Noone Procope and Benny Waters
Re: Noone and Procope and Benny Waters
Posted by: "lastofthebarons" lastofthebarons@... lastofthebarons
Mon Sep 12, 2011 8:15 am (PDT)
Strictly speaking, Dave Green wasn't citing Benny Waters -- we were listening to him and being bowled over. We weren't even talking -- he just turned to me and voiced "wow!"
I heard Benny on many occasions, but on this date with Fapy Lafertin he made the most beautiful sound I ever heard him make on clarinet. The late Jake Hanna was standing at the bar and almost fell over when he heard Benny open on tenor.
Depending on the venue, and presumably other factors, Benny didn't always sound the same. It's amazing when a man in his eighties plays better because the room is small and he can't let loose! Sometimes he was more Hawkins, sometimes Chu Berry.
There was a time he played soprano, but he settled down to open on tenor, and do a second solo on alto, sometimes moving on to clarinet.
As I understand the matter, he was never a clarinetist in his earlier years, unless maybe in section work, and took up tenor seriously under Hawkins influence, and after his R&B career with Roy MIlton he took up clarinet to work with Jimmy Archey, and sounded wonderful on the airshot recording, but not like he did in later years.
He confined himself to alto from the age of I suppose 87 when he lost his sight following an operation for cataract.
I'll mention some recordings to Dave when I can check.
I know about Procope and Tio only from Ken Mathieson. I wouldn't have regarded him as an ersatz, or even as somebody who changed his way of playing clarinet. Quite likely like Benny Waters he might have taken some preliminary lessons on clarinet -- or not -- but started taking clarinet seriously out of an enthusiasm for what he had heard on record, and I do remember hearing a short solo from the 1930s on which he produces the same sound which made hair stand on end on areas of my scalp from which it departed long ago.
So far as I knew, Omer Simeon also never had another way of playing clarinet. He grew up within a New Orleans diaspora population in Chicago.
There is a quartet session by Joe Temperley with Brian Lemon on which Joe's baritone sounds very like Simeon's.
Retromen can sound as if they do not have one style and sound, Dave B is right, but there is the interesting thing of Benny W and some other seniors I remember that they weren't always exactly the same. I remember that when Benny sounded more like Chu Berry he was being constrained to stay with tenor -- in an ad hoc band with Earle Warren on alto -- but Chu was a former altoist too. I suppose it's a case of always having to sound the same if you have no identity but are trying to sound like something. If it comes direct there's no assuming a voice.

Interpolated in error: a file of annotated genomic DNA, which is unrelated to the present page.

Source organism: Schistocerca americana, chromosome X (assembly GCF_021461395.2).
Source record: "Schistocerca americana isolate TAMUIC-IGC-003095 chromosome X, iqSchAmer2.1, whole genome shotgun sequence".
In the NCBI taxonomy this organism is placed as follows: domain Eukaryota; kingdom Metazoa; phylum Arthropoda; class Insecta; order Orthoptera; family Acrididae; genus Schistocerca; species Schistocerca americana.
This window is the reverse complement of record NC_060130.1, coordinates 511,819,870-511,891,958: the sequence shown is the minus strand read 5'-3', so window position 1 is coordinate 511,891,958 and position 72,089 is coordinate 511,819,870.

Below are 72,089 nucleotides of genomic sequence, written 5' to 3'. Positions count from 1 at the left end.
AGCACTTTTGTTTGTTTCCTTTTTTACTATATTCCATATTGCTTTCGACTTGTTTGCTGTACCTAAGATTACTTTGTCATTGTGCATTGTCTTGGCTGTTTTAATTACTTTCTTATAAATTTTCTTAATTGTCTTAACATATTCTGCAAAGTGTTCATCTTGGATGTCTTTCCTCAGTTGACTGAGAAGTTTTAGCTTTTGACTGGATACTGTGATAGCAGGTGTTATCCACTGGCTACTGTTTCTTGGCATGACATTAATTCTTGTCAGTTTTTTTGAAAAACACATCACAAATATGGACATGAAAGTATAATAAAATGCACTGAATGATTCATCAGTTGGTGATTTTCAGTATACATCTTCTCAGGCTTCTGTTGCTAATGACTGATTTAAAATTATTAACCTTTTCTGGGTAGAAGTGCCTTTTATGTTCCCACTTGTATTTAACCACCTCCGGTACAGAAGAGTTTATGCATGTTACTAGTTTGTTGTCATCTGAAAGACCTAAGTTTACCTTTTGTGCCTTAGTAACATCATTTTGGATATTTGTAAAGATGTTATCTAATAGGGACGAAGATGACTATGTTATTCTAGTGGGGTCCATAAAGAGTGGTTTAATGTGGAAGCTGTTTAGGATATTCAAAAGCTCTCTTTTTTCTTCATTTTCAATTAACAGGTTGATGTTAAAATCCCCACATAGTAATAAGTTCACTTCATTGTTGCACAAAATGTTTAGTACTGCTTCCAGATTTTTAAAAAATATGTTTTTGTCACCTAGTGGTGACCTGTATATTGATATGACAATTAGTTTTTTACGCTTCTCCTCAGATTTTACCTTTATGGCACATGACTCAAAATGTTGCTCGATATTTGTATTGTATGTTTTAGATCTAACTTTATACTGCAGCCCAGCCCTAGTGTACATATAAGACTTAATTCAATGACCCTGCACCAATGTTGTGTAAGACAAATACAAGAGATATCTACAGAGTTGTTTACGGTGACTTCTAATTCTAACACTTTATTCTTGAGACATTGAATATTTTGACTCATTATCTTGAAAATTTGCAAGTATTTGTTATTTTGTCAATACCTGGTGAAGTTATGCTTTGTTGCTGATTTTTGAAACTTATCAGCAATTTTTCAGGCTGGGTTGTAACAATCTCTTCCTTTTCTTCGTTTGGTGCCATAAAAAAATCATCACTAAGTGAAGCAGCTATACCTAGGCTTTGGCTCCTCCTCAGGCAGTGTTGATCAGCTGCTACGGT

Kenny Davern switched clarinets over the years, and became most distinctive during the years he took to the stratosphere and did a lot of high-register stuff (after a number during which he spent a long time up there, he would refer to a white powder on every surface in the room, and say "it's my teeth."
I'm not sure whether Jack Brymer improvised, but on radio once he talked about having discussed things with Buster Bailey. He also talked about his lifelong enthusiasm for Benny Goodman when he toured with a band of sometime Goodman sessionmates -- and even if he might have had the solos written for him, that was a unique, beautiful and jazz sound too.
- Hi Robert
Benny Waters was something of an anachronism, seemingly playing in a style
unaltered from his formative years. I can believe that his clarinet playing
was mellower because he was a very part-time clarinettist and that obviously
produces a far more technically restrained result. Like Pres, Buddy Tate,
Earle Warren, Benny Carter, Zoot Sims and Jimmy Giuffre. Or even Cap'n John
OK. I'll accept Procope's credentials as N.O. clarinettist but he never was
a great improviser on alto. Somewhere Charles Fox complains of him
continually re-producing his one solo with Ellington.
Love Joe Temperley -- truly original sound -- but I'll have to search for
Simeon on baritone. Examples ?
Davern was a very intelligent player and man but it's debatable whether he
ever totally synthesised his very various influences.
Jack Brymer was simply the finest clarinettist I ever heard. That seamless
fluidity, beautiful unhistrionic but warm clear tone, everything required
for classical repertoire. I also heard him on radio and remember him playing
Goodman. I never knew he attempted jazz. Records ?
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- 'He was an important session musician. He played Bass Clarinet on the
sound-tracks of the Hammer horror movies featuring actors Peter Cushing and
He took over leadership of the London Saxophone Quartet after the death of
its founder Michael Krein, playing Soprano Saxophone (which he considered
the most 'Classical' of the Saxophone family).
During his military service in the RAF, he was a Fitness Instructor and
Unarmed Combat Instructor. His extreme fitness may have contributed
significantly to his exceptional tone-quality.
He was virtually alone in being the complete master of both the 'Classical'
and the Jazz styles. He could play Benny Goodman's style almost
indistinguishably from Benny Goodman himself. He was a personal friend of
Benny Goodman. In earlier years, he played Saxophone and Clarinet in Dance
A significant feature of his style of playing was his use of vibrato, and he
is considered to be one of the first clarinet players to use this
Just dug that out of Wikipedia on Jack Brymer. Several things there to add
to his jazz credentials.
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